The Semal flower is out in Delhi’s spring, in all its red, waxy wonder, and will soon give way to crusty pods and silk cotton
Every year, just when exam time was peaking and the school session coming to a close, I would see, along avenues, a leafless tree with vibrant clusters of red flowers. The child in me just reveled in their beauty, of the waxy, fallen leaves and bare ashen branches, and it was only much later, when my interest in nature was piqued that I started trying to identify trees in Delhi.
At every nook and corner of the city, there lies a majestic tall dry deciduous tree popularly called the Semal (also called the silk cotton tree, the cotton tree, Bombax, Indian Kapok, Shembal). In February, the Semal bares most of its leaves and is filled with clusters of large red flowers with five petals on each of them.
The tree has a silvery bark with the lower sections covered with conical prickles to perhaps deter animals from coming too close. It fashions compound leaves (a leaf consisting of several or many distinct leaflets joined to a single stem) with about five pointy leaflets (sometimes six or seven).
Their fruits resemble woody capsules which ripen and split open in May, bursting open with the intense sun, to release silky fibres and seeds into the air, only to be propagated through wind pollination.
These fibres, though beautiful, are not great for those who have asthma and other respiratory conditions. Semal is quite drought-hardy, and thrives in dry deciduous and moist areas, including the forests, across India, but not in arid zones.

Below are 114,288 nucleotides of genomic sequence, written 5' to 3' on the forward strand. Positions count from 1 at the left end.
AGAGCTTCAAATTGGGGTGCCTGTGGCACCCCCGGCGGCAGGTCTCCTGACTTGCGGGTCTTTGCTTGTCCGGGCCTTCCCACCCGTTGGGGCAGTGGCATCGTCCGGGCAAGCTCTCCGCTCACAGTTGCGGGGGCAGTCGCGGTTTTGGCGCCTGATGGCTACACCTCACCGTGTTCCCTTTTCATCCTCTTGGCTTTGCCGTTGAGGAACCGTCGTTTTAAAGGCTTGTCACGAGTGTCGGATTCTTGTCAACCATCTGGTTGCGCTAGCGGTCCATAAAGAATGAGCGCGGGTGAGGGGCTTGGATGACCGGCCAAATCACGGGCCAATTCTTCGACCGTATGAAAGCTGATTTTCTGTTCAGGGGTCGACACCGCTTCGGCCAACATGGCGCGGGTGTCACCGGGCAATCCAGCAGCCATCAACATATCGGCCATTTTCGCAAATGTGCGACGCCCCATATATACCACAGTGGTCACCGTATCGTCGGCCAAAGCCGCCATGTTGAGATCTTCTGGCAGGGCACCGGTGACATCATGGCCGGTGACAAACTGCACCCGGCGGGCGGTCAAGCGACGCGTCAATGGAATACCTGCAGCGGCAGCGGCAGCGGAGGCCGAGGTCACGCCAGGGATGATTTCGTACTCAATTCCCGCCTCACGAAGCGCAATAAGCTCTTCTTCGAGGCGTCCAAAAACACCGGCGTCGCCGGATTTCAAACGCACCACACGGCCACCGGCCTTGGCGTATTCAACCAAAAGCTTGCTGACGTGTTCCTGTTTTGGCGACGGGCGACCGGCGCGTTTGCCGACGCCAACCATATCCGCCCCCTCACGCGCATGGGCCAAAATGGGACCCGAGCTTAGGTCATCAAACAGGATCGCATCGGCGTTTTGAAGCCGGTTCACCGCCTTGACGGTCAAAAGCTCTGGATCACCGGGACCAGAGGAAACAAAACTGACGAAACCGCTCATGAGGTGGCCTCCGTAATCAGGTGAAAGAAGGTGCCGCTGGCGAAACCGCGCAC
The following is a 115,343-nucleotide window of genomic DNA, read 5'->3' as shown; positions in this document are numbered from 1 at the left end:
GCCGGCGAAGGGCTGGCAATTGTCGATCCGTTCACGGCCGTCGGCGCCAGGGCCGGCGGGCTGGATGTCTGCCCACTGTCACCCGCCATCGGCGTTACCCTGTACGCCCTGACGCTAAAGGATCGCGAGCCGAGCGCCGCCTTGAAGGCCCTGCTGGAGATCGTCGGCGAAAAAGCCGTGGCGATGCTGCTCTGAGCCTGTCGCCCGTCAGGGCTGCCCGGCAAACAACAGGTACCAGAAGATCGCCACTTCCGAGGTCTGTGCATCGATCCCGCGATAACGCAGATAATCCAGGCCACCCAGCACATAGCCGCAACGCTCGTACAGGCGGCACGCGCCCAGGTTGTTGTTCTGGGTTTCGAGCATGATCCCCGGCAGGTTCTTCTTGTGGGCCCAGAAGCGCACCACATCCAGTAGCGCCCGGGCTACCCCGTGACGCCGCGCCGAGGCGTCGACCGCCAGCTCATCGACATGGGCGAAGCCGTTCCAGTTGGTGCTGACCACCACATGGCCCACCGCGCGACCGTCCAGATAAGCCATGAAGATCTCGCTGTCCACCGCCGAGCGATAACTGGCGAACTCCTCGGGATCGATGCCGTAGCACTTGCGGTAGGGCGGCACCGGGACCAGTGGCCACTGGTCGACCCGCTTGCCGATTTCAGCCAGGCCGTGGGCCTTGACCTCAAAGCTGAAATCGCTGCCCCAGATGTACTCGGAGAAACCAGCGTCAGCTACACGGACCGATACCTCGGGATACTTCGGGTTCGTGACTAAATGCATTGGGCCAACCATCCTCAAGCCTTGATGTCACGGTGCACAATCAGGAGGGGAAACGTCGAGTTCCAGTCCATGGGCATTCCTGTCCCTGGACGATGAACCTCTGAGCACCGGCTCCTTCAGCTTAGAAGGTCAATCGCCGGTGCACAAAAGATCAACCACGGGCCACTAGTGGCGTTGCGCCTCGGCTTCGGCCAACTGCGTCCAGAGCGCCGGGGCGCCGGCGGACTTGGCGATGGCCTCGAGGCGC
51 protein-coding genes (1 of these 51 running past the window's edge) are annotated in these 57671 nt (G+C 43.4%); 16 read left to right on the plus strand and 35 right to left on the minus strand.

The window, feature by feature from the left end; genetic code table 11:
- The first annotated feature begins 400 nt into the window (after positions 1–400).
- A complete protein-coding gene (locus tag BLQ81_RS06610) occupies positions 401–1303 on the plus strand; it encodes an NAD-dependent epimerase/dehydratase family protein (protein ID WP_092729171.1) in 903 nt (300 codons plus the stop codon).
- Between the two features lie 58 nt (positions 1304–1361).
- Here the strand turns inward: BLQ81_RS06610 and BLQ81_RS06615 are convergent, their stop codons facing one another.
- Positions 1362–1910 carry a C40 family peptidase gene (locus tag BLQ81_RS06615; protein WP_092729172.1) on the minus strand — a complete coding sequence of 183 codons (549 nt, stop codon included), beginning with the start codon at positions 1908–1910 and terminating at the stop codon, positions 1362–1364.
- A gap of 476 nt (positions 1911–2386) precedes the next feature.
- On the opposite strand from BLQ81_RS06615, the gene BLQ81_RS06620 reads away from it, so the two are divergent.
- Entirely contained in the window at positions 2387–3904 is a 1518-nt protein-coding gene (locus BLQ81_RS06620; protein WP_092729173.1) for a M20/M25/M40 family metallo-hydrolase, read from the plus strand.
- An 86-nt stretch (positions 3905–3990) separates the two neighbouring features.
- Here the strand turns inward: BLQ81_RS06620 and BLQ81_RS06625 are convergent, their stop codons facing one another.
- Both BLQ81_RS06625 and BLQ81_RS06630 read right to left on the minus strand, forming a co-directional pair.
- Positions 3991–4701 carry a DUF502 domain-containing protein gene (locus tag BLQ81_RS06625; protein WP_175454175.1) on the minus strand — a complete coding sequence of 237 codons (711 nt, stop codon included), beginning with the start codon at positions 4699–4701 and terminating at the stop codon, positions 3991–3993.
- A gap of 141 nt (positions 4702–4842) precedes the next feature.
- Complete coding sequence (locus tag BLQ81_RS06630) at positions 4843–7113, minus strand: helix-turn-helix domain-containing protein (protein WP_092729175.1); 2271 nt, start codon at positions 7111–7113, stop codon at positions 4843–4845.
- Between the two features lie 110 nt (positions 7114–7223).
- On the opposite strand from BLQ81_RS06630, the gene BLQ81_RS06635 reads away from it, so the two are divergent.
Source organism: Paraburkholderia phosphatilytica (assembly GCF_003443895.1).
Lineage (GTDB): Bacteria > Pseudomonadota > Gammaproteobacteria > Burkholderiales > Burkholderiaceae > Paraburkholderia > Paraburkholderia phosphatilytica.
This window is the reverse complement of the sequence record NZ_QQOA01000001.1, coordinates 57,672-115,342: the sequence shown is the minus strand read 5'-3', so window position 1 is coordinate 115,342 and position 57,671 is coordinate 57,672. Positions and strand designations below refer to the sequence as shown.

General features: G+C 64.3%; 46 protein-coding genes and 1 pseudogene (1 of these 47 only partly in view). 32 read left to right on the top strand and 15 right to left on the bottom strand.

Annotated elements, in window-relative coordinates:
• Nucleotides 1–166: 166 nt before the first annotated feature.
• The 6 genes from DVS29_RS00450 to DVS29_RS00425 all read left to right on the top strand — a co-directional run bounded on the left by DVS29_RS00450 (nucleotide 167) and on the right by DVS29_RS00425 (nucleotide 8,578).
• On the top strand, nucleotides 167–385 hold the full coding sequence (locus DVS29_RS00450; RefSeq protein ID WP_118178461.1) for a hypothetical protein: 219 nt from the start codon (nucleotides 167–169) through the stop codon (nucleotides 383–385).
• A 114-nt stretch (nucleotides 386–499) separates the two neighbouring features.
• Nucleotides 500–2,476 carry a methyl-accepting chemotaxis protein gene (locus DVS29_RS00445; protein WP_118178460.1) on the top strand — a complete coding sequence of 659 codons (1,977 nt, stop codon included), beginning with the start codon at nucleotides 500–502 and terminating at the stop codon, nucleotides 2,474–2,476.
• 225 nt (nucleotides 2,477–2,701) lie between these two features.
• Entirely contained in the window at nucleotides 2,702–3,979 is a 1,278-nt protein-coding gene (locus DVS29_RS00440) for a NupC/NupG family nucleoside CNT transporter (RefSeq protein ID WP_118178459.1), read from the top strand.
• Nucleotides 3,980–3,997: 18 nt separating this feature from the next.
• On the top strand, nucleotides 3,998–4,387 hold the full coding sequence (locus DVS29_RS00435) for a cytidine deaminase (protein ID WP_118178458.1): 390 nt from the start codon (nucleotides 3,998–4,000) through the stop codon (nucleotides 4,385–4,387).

The silk cotton from fruits are often collected to stuff pillows and quilts and collecting rights from trees are often auctioned in Delhi. Semal is known for its ornamental value, but its bark and roots are sometimes used as a tonic and stimulant in traditional medicine practices. A gummy substance collected from the stem is said to be an aphrodisiac and also used to treat stomach disorders, says environmentalist Pradip Krishen, in his book Trees of Delhi.
Ecologically, the tree plays an important role in attracting several creatures like birds, butterflies, bees, and spiders. The flowers are not only a hit amongst nectar-sipping creatures like the Purple Sunbird and bees, but also with frugivorous (fruit-eating) birds like the Coppersmith Barbet. The Indian Grey Hornbill sometimes uses the top branches of the tree as a perch to call out to mates.
Since there are so many insects attracted to the flowers of the Semal, Crab Spiders camouflage themselves in the open petals, lying in wait to pounce on their unfortunate prey. In the early morning, a flock of Yellow-footed Green Pigeons may sit atop, to bask in the sun. These inter-dependencies make Nature what it is — a series of connections built over time.
You can see the Semal in areas like Hauz Khas, Lodhi Road and several other parts of the city, sometimes dropping on cars and streets, covering them in a deep red mess.
They face upwards, so they have a tendency of retaining rainwater fall with a heavy plop. These are the wonders of watching a tree unravel its magic.
The writer is the founder of NINOX – Owl About Nature, a nature-awareness initiative. He is the Delhi-NCR reviewer for Ebird, a Cornell University initiative, monitoring rare sightings of birds. He formerly led a programme of WWF India.
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